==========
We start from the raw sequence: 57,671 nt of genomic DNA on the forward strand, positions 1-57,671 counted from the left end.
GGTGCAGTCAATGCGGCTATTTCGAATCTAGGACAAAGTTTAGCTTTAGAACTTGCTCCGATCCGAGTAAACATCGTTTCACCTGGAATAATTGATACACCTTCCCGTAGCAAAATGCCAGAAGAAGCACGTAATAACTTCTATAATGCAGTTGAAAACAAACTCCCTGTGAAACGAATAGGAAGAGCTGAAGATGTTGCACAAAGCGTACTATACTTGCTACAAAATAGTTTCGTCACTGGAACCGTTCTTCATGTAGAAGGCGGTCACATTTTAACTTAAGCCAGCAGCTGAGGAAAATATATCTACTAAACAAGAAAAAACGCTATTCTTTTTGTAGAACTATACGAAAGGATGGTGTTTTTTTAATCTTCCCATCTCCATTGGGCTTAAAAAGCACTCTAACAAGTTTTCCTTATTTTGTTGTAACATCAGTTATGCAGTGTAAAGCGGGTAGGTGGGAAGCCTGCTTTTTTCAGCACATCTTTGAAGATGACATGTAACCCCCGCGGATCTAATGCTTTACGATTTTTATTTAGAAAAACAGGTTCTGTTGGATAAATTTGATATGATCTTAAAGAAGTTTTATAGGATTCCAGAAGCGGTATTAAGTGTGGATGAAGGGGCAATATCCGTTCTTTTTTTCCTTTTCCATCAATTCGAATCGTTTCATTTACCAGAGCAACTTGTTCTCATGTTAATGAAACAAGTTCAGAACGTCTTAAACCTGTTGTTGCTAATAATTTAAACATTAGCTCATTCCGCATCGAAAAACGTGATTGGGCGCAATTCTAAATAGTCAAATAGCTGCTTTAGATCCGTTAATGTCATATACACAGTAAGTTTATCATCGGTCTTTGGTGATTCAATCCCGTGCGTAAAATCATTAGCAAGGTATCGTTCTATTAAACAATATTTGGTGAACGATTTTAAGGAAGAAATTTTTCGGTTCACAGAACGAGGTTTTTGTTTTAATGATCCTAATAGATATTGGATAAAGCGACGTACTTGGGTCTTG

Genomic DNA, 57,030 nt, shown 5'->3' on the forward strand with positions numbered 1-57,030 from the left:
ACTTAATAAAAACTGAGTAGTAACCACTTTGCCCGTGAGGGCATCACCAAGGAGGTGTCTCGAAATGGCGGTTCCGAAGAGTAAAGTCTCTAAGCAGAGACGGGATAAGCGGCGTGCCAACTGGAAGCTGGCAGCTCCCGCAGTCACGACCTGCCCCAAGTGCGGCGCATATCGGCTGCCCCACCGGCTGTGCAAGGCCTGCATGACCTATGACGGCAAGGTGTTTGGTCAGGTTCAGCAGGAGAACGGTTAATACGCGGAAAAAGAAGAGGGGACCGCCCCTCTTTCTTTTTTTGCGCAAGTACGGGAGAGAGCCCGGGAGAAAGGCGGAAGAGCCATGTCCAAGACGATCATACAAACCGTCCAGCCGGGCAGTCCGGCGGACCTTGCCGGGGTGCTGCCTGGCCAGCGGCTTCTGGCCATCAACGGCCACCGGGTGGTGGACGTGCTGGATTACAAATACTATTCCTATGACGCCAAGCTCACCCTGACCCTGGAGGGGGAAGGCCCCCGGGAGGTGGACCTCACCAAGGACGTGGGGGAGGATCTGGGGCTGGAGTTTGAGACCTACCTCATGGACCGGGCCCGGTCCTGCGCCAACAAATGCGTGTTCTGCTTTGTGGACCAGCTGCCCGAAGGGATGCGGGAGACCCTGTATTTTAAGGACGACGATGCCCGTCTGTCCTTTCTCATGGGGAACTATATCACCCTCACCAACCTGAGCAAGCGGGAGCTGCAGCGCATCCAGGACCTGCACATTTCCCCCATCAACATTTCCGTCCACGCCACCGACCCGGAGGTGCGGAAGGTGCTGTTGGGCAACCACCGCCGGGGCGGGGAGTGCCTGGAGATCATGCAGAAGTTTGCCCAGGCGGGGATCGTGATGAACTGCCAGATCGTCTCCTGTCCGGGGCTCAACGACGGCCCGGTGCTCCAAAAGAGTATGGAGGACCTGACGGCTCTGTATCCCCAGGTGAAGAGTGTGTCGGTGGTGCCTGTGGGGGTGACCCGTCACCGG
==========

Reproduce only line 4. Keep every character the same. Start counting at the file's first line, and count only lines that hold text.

ACTTAATAAAAACTGAGTAGTAACCACTTTGCCCGTGAGGGCATCACCAAGGAGGTGTCTCGAAATGGCGGTTCCGAAGAGTAAAGTCTCTAAGCAGAGACGGGATAAGCGGCGTGCCAACTGGAAGCTGGCAGCTCCCGCAGTCACGACCTGCCCCAAGTGCGGCGCATATCGGCTGCCCCACCGGCTGTGCAAGGCCTGCATGACCTATGACGGCAAGGTGTTTGGTCAGGTTCAGCAGGAGAACGGTTAATACGCGGAAAAAGAAGAGGGGACCGCCCCTCTTTCTTTTTTTGCGCAAGTACGGGAGAGAGCCCGGGAGAAAGGCGGAAGAGCCATGTCCAAGACGATCATACAAACCGTCCAGCCGGGCAGTCCGGCGGACCTTGCCGGGGTGCTGCCTGGCCAGCGGCTTCTGGCCATCAACGGCCACCGGGTGGTGGACGTGCTGGATTACAAATACTATTCCTATGACGCCAAGCTCACCCTGACCCTGGAGGGGGAAGGCCCCCGGGAGGTGGACCTCACCAAGGACGTGGGGGAGGATCTGGGGCTGGAGTTTGAGACCTACCTCATGGACCGGGCCCGGTCCTGCGCCAACAAATGCGTGTTCTGCTTTGTGGACCAGCTGCCCGAAGGGATGCGGGAGACCCTGTATTTTAAGGACGACGATGCCCGTCTGTCCTTTCTCATGGGGAACTATATCACCCTCACCAACCTGAGCAAGCGGGAGCTGCAGCGCATCCAGGACCTGCACATTTCCCCCATCAACATTTCCGTCCACGCCACCGACCCGGAGGTGCGGAAGGTGCTGTTGGGCAACCACCGCCGGGGCGGGGAGTGCCTGGAGATCATGCAGAAGTTTGCCCAGGCGGGGATCGTGATGAACTGCCAGATCGTCTCCTGTCCGGGGCTCAACGACGGCCCGGTGCTCCAAAAGAGTATGGAGGACCTGACGGCTCTGTATCCCCAGGTGAAGAGTGTGTCGGTGGTGCCTGTGGGGGTGACCCGTCACCGG